The school year has again got underway. School burnout has recently become more common and, for example, learning difficulties and anxiety have increased in primary, secondary and tertiary education. This is what the National Institute for Health and Welfare says in this year's report. At the beginning of the summer, Mehiläinen announced that the number of visits concerning young people's mental health had increased by more than 50 per cent. Anxiety among young people has been gradually increasing for some time, the coronavirus pandemic and the war in Ukraine among things have exacerbated the mental health problems of young people.
At the beginning of August, the Hospital District of Helsinki and Uusimaa HUS reported that the results of a national survey on the mental health of children and young people aimed at primary and secondary school principals showed that the mental health challenges faced by primary school pupils have increased over the past two years. This is reflected, for example, in the increasing number of behavioural problems facing pupils. The study also highlighted anxiety in children and young people.
A major reform of the student selection process in universities a few years ago has triggered stress among young people. The reform increased the importance of the matriculation certificate, and now many young people starting upper secondary school think that they already need to know at the beginning of their studies what field they want to graduate from when they grow up. It is understandable that this adds to the pressure on young people. In an interview with Suomen Kuvalehti, Antti Saari from Tampere University recently told how school is emphasised as a creator of individual opportunities. Learning is seen as an individual's free, self-determined activity and there is little discussion about teaching things at school.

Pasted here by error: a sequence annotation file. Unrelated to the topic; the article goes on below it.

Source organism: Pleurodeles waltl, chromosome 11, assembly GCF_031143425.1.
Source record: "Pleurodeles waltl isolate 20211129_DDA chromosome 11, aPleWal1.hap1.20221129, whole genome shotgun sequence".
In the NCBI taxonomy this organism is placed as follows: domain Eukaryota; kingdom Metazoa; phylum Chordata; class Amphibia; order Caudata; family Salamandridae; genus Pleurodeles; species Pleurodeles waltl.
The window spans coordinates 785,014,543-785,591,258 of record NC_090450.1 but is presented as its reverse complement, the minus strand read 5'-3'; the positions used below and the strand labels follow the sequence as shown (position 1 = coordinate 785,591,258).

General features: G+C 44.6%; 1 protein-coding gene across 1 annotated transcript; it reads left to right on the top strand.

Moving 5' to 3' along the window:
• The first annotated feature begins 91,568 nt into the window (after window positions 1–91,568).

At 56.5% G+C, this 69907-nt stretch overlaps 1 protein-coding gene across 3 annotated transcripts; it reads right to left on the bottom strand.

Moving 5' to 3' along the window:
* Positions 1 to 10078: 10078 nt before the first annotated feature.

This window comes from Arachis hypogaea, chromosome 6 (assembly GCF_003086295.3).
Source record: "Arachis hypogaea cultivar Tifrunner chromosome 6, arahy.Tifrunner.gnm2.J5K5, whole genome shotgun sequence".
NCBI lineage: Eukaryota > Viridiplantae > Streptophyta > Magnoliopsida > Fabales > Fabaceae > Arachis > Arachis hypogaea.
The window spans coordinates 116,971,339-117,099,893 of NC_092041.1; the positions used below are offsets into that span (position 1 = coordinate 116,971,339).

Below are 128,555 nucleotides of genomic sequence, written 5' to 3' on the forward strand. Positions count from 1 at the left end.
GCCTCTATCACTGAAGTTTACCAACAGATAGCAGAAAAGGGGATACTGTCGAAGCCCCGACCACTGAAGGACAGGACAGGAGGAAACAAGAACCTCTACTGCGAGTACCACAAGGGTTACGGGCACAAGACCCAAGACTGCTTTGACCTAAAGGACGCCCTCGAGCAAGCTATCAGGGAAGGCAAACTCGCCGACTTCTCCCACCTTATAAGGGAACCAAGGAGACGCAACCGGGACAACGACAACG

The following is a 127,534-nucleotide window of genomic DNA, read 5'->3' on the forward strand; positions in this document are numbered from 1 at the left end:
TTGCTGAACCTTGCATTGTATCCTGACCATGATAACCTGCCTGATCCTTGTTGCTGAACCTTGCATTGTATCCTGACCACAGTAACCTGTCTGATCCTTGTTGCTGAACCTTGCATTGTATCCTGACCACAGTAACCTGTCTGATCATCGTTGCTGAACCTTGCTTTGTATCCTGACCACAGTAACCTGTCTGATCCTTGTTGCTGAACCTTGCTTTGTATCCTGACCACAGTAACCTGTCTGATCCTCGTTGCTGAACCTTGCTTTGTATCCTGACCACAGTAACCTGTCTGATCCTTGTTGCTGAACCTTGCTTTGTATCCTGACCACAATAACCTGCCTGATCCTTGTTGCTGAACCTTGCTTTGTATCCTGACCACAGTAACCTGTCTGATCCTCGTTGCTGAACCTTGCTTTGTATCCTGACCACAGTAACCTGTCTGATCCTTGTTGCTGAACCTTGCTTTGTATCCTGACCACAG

In an interview with Helsingin Sanomat in August, a student counsellor considered the image of young people as being informed and responsible to be an illusion, because young people are still young, their brains are still developing and they still need support from adults. Among other things, a culture or approach that emphasises self-development signals to young people that they are responsible for their own everyday challenges as individuals.
Young people's own responsibility for learning how to drive also seems to have increased. At the beginning of August, Helsingin Sanomat reported that fewer and fewer drivers pass their driving test the first time. The pass rate has decreased dramatically in a few years, especially with those taking lessons at a driving school. The main reason for the change is considered to be the 2018 driving licence reform, where the number of compulsory driving hours decreased. To acquire a passenger car driving licence, a driver must complete at least ten hours of driving instruction and four hours of risk training at a driving school. Many students try to get through driving school with as few hours as possible, which is often not enough.